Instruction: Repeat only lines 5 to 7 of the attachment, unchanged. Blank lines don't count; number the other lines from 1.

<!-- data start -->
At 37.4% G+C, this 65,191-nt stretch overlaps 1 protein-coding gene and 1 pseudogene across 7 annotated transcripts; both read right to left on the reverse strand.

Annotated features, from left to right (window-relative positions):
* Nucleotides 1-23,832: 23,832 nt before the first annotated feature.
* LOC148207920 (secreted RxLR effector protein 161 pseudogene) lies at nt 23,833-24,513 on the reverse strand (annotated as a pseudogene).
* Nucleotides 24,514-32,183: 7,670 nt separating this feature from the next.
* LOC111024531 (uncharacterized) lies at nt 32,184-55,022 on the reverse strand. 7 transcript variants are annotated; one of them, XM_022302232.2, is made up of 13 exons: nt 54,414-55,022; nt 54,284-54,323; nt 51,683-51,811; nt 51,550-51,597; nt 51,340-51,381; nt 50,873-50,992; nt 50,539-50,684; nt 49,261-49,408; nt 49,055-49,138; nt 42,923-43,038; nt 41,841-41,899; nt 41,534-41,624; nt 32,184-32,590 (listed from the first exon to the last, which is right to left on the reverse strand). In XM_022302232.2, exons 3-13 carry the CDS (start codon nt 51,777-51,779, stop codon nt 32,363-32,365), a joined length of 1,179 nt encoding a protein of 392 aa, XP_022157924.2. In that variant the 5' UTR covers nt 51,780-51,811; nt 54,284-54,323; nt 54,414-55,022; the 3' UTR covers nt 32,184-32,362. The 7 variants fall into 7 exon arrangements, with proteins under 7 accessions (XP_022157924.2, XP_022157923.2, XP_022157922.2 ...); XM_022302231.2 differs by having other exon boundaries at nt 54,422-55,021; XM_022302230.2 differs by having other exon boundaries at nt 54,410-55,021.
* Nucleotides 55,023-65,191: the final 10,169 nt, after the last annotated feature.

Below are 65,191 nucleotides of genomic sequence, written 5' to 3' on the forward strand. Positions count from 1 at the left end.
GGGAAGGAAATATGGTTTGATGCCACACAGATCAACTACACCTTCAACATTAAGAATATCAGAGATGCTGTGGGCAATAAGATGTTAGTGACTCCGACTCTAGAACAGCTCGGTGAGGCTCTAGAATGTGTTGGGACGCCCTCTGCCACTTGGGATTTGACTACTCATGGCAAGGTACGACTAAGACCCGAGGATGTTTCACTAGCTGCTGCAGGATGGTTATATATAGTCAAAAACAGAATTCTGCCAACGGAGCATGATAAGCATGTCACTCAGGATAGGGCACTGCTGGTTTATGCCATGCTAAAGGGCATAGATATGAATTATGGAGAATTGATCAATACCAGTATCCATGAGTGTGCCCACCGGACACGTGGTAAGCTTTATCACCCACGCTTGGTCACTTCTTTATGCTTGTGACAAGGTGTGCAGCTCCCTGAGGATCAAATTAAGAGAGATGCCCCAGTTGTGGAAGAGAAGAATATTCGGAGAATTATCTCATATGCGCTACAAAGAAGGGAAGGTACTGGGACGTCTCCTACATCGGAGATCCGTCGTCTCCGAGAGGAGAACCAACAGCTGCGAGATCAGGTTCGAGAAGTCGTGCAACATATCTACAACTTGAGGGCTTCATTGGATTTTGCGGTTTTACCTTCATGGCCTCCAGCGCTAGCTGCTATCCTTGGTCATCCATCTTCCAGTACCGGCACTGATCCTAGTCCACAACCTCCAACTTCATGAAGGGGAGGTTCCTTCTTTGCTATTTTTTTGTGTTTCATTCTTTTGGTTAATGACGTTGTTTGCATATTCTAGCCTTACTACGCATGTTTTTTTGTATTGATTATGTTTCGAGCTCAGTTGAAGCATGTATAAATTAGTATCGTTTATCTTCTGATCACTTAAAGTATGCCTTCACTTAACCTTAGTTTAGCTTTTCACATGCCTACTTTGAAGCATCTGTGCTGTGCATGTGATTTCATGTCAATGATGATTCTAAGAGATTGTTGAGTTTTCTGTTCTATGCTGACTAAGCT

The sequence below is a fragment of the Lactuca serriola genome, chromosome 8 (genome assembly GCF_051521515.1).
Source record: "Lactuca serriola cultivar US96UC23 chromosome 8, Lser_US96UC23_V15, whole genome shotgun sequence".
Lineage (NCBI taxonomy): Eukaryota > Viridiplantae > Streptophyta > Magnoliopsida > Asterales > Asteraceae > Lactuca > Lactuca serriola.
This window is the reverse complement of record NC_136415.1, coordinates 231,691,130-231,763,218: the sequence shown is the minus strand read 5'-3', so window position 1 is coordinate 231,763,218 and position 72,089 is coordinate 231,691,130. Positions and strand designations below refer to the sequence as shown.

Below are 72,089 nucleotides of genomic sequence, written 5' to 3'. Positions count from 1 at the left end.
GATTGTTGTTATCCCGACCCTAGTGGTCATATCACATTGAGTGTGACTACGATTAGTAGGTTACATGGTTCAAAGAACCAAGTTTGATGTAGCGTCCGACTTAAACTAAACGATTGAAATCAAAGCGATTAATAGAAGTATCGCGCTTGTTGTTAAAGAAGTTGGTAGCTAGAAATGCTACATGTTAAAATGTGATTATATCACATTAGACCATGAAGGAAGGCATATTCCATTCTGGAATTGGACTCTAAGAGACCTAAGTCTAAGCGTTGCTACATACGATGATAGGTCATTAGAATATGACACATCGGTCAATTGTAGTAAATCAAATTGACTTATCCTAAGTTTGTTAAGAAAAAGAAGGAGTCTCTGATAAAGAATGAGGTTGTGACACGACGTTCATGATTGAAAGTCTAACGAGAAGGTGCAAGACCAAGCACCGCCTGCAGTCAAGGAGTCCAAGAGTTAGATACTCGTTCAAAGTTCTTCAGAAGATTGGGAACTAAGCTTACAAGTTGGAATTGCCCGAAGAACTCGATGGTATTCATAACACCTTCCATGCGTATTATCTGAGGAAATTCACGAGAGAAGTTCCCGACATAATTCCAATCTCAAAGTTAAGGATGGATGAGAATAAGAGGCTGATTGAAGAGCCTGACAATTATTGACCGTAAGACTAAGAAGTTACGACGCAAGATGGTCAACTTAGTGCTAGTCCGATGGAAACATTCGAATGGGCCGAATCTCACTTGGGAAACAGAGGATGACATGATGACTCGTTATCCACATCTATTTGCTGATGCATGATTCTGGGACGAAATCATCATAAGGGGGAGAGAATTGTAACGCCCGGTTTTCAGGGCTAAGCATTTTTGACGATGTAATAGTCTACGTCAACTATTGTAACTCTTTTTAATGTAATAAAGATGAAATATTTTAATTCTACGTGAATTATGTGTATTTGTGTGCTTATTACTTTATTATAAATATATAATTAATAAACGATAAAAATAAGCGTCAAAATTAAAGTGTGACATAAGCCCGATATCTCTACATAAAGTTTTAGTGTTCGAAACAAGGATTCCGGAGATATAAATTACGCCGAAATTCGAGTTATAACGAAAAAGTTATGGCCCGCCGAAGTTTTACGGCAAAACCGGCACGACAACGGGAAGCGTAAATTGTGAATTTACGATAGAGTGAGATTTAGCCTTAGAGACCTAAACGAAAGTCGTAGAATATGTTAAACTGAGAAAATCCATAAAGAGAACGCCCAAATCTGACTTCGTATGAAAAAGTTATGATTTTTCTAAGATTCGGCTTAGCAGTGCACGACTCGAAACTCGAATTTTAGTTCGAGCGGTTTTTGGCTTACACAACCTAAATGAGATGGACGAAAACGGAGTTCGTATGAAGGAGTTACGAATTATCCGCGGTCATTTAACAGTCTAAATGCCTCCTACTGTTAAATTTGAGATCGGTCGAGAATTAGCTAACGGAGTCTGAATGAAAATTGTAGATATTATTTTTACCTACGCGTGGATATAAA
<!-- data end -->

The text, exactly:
* Nucleotides 24,514-32,183: 7,670 nt separating this feature from the next.
* LOC111024531 (uncharacterized) lies at nt 32,184-55,022 on the reverse strand. 7 transcript variants are annotated; one of them, XM_022302232.2, is made up of 13 exons: nt 54,414-55,022; nt 54,284-54,323; nt 51,683-51,811; nt 51,550-51,597; nt 51,340-51,381; nt 50,873-50,992; nt 50,539-50,684; nt 49,261-49,408; nt 49,055-49,138; nt 42,923-43,038; nt 41,841-41,899; nt 41,534-41,624; nt 32,184-32,590 (listed from the first exon to the last, which is right to left on the reverse strand). In XM_022302232.2, exons 3-13 carry the CDS (start codon nt 51,777-51,779, stop codon nt 32,363-32,365), a joined length of 1,179 nt encoding a protein of 392 aa, XP_022157924.2. In that variant the 5' UTR covers nt 51,780-51,811; nt 54,284-54,323; nt 54,414-55,022; the 3' UTR covers nt 32,184-32,362. The 7 variants fall into 7 exon arrangements, with proteins under 7 accessions (XP_022157924.2, XP_022157923.2, XP_022157922.2 ...); XM_022302231.2 differs by having other exon boundaries at nt 54,422-55,021; XM_022302230.2 differs by having other exon boundaries at nt 54,410-55,021.
* Nucleotides 55,023-65,191: the final 10,169 nt, after the last annotated feature.